American Institute of CPAsand the Ad Council. They released the results today to coincide with a new series of national public service advertisements and a redesigned website for their Feed the Pig financial literacy campaign.
At the same time, in the past year alone, almost half of those in the age group had to use a credit card to pay for necessities like food or utilities and more than a quarter missed a bill payment or were contacted by a bill collector. Sixty-one percent still get financial help from their family.
“As the old saying goes: Be careful about the company you keep,” said Ernie Almonte, CPA, chair of the AICPA’s National Financial Literacy Commission. “Many young adults are building financial foundations with the wrong blueprints. They need to make sure they’re modeling the best behavior for their long-term financial stability.”
The new series of PSAs, developed pro bono by kirshenbaum, bond, senecal + partners (kbs+), taps into millennials’ desire for belonging and its impact on their financial well-being in a light-hearted way. The PSAs are designed to remind this demographic that they need to forge their own path to financial security. The television PSAs feature scenes of over-the-top spending contrasted by financial achievement. In one ad, for instance, a college graduate celebrates paying off her student debt while a friend, lounging in a formal dress, surrounded by designer shoes and feeding a pet horse, complains that she can never save enough money to get ahead. Earlier this summer, the campaign released print, outdoor, radio and digital PSAs, urging viewers, “When it comes to financial stability, don’t get left behind.”
“Young adults are in the midst of making critical financial decisions about family and careers and are establishing the spending and saving patterns that often last throughout their lives,” added Peggy Conlon, president and CEO of the Ad Council. “Our new PSAs tap into the insight that this generation is strongly influenced by their peers when it comes to lifestyle purchases, but our goal is to extend that peer pressure to also include saving for the future.”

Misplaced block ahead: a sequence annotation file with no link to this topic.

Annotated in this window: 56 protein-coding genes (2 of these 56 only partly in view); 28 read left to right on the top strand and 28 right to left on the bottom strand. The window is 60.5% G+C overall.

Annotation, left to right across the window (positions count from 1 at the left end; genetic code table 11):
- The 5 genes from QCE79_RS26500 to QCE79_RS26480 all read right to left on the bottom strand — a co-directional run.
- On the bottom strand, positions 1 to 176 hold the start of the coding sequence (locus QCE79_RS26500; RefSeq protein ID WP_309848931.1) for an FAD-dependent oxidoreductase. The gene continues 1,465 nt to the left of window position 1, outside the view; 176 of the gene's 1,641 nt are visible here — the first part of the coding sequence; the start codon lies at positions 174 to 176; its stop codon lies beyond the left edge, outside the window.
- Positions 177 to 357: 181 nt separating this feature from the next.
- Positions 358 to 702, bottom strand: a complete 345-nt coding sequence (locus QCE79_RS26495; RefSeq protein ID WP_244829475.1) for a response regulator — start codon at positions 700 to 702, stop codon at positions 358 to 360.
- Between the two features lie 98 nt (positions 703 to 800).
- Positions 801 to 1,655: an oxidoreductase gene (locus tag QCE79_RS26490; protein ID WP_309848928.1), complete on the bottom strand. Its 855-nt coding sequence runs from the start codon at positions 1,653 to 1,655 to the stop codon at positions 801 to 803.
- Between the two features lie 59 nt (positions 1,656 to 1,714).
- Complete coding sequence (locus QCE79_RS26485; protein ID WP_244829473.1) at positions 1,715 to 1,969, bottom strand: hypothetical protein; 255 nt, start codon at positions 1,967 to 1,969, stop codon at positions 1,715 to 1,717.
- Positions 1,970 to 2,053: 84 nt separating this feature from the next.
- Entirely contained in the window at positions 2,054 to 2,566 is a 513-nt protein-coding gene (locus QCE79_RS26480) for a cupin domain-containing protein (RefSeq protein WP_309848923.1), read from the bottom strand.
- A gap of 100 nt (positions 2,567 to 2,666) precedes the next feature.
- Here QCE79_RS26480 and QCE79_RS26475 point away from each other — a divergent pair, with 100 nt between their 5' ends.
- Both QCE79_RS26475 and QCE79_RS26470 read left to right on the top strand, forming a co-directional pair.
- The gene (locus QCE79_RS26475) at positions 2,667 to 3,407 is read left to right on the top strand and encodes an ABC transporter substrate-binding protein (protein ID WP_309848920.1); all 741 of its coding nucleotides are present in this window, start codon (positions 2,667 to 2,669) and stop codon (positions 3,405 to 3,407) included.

The PSAs direct viewers to www.feedthepig.org, which was relaunched this month. In addition to a myriad of money management tips and tools, the new website features personal finance calculators and short-, mid-, and long-term action plans for achieving goals like buying a house, starting a family or paying off debt. The campaign also directs young adults toFacebook and Twitter to ask questions and engage with financial experts.
“The AICPA cares about the financial literacy of 25 to 34 year olds and they wanted to communicate to them that understanding your finances is crucial at a young age. To do this, the AICPA, the Ad Council and kbs+ created a campaign that humorously brings to life the poor financial decisions that many young adults make every day,” added Will Bright, kbs+ creative director.
The AICPA and the Ad Council first launched the Feed the Pig financial literacy campaign in 2006. To date, the campaign has received over $277 million in donated media support. Per the Ad Council’s model, the new series of PSAs will be distributed to over 33,000 networks nationwide and continue to run in airtime and space donated by the media.
The AICPA and the Ad Council commissioned the new nationwide online survey earlier this month of employed adults between the ages of 25 to 34. It was administered by the Ad Council, conducted by LightSpeed Research and reached a representative sample of men and women. The survey also found:
- For 70 percent, financial stability means paying all the bills each month.
- Women feel more financially stable than men.
- Men find it more important than women to keep up with their friends.